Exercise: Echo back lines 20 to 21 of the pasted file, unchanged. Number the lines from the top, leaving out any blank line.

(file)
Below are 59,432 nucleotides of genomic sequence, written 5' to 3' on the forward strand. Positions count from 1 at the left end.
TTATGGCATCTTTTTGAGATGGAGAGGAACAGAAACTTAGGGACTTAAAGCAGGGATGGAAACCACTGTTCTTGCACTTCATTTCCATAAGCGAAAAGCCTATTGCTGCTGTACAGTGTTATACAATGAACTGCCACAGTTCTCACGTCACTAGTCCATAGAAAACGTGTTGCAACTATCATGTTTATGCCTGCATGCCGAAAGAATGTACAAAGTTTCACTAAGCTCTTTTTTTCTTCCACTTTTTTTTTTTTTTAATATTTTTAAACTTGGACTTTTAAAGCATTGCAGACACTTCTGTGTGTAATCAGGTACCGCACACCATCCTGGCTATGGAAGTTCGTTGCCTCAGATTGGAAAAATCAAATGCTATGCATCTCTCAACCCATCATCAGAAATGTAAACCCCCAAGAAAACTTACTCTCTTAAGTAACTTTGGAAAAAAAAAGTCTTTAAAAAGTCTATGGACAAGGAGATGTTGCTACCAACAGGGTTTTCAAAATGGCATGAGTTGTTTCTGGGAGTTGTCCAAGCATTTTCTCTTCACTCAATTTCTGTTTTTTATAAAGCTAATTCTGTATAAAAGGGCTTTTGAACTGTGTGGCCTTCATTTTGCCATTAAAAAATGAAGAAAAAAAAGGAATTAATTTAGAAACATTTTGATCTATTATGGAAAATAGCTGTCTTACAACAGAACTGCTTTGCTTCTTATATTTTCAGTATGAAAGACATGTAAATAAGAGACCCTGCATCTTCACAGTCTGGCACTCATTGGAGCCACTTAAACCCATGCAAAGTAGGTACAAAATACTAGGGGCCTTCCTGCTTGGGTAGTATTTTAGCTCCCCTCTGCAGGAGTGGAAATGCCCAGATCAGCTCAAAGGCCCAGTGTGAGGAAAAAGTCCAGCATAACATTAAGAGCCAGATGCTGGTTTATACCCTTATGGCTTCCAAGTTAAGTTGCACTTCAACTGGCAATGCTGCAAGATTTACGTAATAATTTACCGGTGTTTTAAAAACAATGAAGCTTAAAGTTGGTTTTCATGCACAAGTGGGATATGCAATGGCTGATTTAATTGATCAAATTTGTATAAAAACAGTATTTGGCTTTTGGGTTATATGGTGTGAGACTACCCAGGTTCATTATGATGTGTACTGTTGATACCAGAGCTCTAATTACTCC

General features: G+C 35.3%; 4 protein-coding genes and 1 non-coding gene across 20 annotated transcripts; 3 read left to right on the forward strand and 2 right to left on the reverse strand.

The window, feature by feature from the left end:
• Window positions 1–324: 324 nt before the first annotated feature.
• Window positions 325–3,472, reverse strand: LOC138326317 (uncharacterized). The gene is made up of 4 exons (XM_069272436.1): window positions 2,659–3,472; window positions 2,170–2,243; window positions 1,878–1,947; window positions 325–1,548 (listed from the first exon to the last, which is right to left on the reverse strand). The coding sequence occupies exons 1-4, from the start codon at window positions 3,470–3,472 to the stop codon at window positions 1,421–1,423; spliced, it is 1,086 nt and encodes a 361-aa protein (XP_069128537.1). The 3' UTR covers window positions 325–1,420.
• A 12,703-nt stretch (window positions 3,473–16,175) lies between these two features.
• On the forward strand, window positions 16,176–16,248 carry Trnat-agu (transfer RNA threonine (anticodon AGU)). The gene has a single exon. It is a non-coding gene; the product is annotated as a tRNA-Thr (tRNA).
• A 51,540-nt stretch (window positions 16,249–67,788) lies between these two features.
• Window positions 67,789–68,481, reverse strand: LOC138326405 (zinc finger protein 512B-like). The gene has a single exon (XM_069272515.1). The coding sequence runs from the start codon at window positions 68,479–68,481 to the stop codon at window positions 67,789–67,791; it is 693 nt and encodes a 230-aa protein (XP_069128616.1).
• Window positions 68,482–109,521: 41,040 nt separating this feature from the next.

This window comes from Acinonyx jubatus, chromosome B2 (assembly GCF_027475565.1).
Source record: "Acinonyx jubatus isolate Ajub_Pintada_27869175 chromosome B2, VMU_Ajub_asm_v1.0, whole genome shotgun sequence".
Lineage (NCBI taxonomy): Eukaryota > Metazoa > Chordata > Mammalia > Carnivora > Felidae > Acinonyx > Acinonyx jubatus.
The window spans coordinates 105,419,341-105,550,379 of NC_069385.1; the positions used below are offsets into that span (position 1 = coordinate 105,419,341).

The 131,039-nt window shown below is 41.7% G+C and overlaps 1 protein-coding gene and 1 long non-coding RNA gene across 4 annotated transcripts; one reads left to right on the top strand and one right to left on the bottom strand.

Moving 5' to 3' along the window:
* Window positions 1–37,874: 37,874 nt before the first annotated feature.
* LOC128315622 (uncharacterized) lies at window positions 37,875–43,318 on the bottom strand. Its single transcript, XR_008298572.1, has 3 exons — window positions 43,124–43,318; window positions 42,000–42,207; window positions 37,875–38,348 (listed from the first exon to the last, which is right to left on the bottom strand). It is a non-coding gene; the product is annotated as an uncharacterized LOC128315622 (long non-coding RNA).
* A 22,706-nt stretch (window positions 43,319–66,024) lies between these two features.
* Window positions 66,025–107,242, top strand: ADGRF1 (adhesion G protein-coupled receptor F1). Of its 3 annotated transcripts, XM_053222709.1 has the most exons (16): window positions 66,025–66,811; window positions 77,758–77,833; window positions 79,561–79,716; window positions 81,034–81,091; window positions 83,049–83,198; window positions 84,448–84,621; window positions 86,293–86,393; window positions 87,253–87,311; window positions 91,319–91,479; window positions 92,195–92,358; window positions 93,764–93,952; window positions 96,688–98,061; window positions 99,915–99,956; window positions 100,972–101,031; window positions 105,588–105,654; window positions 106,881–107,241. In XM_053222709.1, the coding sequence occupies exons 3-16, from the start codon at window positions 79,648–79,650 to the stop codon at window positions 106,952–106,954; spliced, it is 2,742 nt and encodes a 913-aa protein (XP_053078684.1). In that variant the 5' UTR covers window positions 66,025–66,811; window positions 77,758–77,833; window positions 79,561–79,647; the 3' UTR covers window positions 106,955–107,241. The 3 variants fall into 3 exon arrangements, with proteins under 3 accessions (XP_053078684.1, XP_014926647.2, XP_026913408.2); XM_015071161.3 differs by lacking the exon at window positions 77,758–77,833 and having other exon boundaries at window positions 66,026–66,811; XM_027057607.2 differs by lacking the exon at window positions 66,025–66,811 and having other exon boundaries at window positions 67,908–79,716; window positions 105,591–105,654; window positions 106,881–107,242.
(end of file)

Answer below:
* A 22,706-nt stretch (window positions 43,319–66,024) lies between these two features.
* Window positions 66,025–107,242, top strand: ADGRF1 (adhesion G protein-coupled receptor F1). Of its 3 annotated transcripts, XM_053222709.1 has the most exons (16): window positions 66,025–66,811; window positions 77,758–77,833; window positions 79,561–79,716; window positions 81,034–81,091; window positions 83,049–83,198; window positions 84,448–84,621; window positions 86,293–86,393; window positions 87,253–87,311; window positions 91,319–91,479; window positions 92,195–92,358; window positions 93,764–93,952; window positions 96,688–98,061; window positions 99,915–99,956; window positions 100,972–101,031; window positions 105,588–105,654; window positions 106,881–107,241. In XM_053222709.1, the coding sequence occupies exons 3-16, from the start codon at window positions 79,648–79,650 to the stop codon at window positions 106,952–106,954; spliced, it is 2,742 nt and encodes a 913-aa protein (XP_053078684.1). In that variant the 5' UTR covers window positions 66,025–66,811; window positions 77,758–77,833; window positions 79,561–79,647; the 3' UTR covers window positions 106,955–107,241. The 3 variants fall into 3 exon arrangements, with proteins under 3 accessions (XP_053078684.1, XP_014926647.2, XP_026913408.2); XM_015071161.3 differs by lacking the exon at window positions 77,758–77,833 and having other exon boundaries at window positions 66,026–66,811; XM_027057607.2 differs by lacking the exon at window positions 66,025–66,811 and having other exon boundaries at window positions 67,908–79,716; window positions 105,591–105,654; window positions 106,881–107,242.